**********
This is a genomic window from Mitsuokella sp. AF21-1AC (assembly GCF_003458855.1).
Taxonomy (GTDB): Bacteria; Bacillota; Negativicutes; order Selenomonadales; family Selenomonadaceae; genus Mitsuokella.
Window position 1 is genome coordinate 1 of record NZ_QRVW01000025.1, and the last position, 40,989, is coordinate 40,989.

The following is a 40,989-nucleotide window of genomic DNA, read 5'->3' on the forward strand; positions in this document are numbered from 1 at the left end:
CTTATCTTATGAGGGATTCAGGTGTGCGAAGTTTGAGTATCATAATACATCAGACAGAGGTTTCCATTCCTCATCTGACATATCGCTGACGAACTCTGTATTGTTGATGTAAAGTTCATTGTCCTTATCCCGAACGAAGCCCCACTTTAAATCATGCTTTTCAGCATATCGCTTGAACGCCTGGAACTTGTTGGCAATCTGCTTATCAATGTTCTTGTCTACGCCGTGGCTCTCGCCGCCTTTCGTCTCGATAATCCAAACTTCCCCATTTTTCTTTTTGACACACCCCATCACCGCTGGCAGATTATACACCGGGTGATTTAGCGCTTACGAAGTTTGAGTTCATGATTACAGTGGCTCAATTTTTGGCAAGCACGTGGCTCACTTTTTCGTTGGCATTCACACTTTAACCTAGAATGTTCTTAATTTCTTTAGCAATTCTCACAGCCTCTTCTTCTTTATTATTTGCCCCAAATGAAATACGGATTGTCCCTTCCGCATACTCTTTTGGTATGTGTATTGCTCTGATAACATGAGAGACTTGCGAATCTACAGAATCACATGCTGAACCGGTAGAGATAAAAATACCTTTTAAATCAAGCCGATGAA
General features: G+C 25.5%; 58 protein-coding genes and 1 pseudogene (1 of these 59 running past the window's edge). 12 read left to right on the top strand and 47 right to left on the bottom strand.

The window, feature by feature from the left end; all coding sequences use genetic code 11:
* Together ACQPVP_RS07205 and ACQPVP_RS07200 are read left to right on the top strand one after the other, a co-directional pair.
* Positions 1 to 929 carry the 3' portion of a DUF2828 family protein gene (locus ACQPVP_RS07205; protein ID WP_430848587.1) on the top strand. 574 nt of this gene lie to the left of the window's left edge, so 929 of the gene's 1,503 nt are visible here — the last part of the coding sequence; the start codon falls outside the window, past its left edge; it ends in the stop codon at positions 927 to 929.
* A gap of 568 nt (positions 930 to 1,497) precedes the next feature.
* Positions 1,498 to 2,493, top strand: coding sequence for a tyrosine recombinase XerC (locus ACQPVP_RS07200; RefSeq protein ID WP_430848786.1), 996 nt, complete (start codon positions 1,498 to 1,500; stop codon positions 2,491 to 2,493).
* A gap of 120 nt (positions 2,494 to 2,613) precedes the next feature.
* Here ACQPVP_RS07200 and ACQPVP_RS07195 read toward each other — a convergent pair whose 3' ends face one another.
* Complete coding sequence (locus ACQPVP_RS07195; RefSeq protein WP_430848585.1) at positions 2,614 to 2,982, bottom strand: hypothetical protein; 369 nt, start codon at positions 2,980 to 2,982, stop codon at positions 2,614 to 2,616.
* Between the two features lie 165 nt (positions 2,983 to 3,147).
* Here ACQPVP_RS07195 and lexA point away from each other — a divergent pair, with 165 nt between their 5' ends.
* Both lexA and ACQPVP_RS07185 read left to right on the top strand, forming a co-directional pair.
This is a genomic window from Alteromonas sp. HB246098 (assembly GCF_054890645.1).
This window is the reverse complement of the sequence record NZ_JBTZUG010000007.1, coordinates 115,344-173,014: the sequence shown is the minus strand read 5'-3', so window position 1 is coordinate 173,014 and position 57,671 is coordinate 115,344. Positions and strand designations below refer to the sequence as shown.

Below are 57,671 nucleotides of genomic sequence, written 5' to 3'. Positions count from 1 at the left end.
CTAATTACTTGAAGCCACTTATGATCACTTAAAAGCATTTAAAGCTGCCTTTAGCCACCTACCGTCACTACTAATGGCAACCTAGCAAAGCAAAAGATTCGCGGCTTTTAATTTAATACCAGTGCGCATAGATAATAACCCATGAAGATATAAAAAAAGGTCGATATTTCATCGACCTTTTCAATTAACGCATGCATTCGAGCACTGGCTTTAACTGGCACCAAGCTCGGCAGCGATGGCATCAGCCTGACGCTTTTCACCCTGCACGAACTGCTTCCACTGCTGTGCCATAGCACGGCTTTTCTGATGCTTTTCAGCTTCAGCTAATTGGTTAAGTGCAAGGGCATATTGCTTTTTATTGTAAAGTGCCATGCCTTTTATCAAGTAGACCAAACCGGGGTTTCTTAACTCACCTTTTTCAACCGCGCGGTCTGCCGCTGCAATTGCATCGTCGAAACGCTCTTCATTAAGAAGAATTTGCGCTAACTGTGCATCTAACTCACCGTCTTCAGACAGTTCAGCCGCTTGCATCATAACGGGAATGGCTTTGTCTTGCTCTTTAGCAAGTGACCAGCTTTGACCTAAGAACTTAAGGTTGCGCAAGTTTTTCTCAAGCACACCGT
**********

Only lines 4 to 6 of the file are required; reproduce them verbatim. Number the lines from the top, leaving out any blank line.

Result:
The following is a 40,989-nucleotide window of genomic DNA, read 5'->3' on the forward strand; positions in this document are numbered from 1 at the left end:
CTTATCTTATGAGGGATTCAGGTGTGCGAAGTTTGAGTATCATAATACATCAGACAGAGGTTTCCATTCCTCATCTGACATATCGCTGACGAACTCTGTATTGTTGATGTAAAGTTCATTGTCCTTATCCCGAACGAAGCCCCACTTTAAATCATGCTTTTCAGCATATCGCTTGAACGCCTGGAACTTGTTGGCAATCTGCTTATCAATGTTCTTGTCTACGCCGTGGCTCTCGCCGCCTTTCGTCTCGATAATCCAAACTTCCCCATTTTTCTTTTTGACACACCCCATCACCGCTGGCAGATTATACACCGGGTGATTTAGCGCTTACGAAGTTTGAGTTCATGATTACAGTGGCTCAATTTTTGGCAAGCACGTGGCTCACTTTTTCGTTGGCATTCACACTTTAACCTAGAATGTTCTTAATTTCTTTAGCAATTCTCACAGCCTCTTCTTCTTTATTATTTGCCCCAAATGAAATACGGATTGTCCCTTCCGCATACTCTTTTGGTATGTGTATTGCTCTGATAACATGAGAGACTTGCGAATCTACAGAATCACATGCTGAACCGGTAGAGATAAAAATACCTTTTAAATCAAGCCGATGAA
General features: G+C 25.5%; 58 protein-coding genes and 1 pseudogene (1 of these 59 running past the window's edge). 12 read left to right on the top strand and 47 right to left on the bottom strand.